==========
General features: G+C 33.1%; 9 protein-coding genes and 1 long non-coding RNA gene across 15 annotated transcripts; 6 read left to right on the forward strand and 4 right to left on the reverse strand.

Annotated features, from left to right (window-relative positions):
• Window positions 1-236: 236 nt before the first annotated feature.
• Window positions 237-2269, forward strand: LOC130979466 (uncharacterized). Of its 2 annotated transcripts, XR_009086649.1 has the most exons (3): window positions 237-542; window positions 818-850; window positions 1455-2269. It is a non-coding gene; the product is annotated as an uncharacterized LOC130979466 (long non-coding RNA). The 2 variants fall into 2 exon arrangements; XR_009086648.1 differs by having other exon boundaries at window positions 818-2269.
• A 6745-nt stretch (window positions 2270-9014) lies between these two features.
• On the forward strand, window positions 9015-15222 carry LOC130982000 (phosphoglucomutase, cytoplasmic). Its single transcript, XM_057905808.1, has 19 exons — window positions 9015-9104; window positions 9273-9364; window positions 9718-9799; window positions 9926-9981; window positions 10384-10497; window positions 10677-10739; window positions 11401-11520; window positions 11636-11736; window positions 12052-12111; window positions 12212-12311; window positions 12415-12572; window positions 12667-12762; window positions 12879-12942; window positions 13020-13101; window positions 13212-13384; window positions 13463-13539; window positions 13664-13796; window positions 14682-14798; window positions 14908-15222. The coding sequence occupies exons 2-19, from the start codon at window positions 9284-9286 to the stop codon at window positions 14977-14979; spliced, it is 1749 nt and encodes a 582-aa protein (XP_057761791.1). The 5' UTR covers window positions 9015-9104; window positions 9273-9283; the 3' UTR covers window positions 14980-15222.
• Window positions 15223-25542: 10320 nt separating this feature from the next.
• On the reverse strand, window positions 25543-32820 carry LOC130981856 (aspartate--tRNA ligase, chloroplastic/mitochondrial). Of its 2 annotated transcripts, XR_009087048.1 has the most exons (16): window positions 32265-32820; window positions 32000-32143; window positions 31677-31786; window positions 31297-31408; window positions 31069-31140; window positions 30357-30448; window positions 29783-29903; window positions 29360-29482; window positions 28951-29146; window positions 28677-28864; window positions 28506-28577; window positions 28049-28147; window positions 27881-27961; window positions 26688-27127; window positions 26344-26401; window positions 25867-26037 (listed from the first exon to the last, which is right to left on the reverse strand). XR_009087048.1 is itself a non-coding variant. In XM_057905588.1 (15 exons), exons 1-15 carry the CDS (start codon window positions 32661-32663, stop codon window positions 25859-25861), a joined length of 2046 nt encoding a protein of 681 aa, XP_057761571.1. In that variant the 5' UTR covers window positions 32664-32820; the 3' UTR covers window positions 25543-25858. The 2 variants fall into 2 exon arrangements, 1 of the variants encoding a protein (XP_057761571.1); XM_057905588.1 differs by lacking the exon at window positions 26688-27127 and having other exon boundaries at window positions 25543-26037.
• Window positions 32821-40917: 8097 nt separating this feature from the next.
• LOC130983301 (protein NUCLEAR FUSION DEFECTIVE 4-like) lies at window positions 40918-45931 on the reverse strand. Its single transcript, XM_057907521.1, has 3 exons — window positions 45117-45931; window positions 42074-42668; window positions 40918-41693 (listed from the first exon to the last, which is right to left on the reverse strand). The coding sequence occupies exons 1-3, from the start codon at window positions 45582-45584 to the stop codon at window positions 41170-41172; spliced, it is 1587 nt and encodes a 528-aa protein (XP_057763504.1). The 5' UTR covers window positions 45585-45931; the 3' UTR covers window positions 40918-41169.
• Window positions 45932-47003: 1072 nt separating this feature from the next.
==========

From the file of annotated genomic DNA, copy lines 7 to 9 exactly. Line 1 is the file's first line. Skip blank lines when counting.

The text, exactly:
• Window positions 15223-25542: 10320 nt separating this feature from the next.
• On the reverse strand, window positions 25543-32820 carry LOC130981856 (aspartate--tRNA ligase, chloroplastic/mitochondrial). Of its 2 annotated transcripts, XR_009087048.1 has the most exons (16): window positions 32265-32820; window positions 32000-32143; window positions 31677-31786; window positions 31297-31408; window positions 31069-31140; window positions 30357-30448; window positions 29783-29903; window positions 29360-29482; window positions 28951-29146; window positions 28677-28864; window positions 28506-28577; window positions 28049-28147; window positions 27881-27961; window positions 26688-27127; window positions 26344-26401; window positions 25867-26037 (listed from the first exon to the last, which is right to left on the reverse strand). XR_009087048.1 is itself a non-coding variant. In XM_057905588.1 (15 exons), exons 1-15 carry the CDS (start codon window positions 32661-32663, stop codon window positions 25859-25861), a joined length of 2046 nt encoding a protein of 681 aa, XP_057761571.1. In that variant the 5' UTR covers window positions 32664-32820; the 3' UTR covers window positions 25543-25858. The 2 variants fall into 2 exon arrangements, 1 of the variants encoding a protein (XP_057761571.1); XM_057905588.1 differs by lacking the exon at window positions 26688-27127 and having other exon boundaries at window positions 25543-26037.
• Window positions 32821-40917: 8097 nt separating this feature from the next.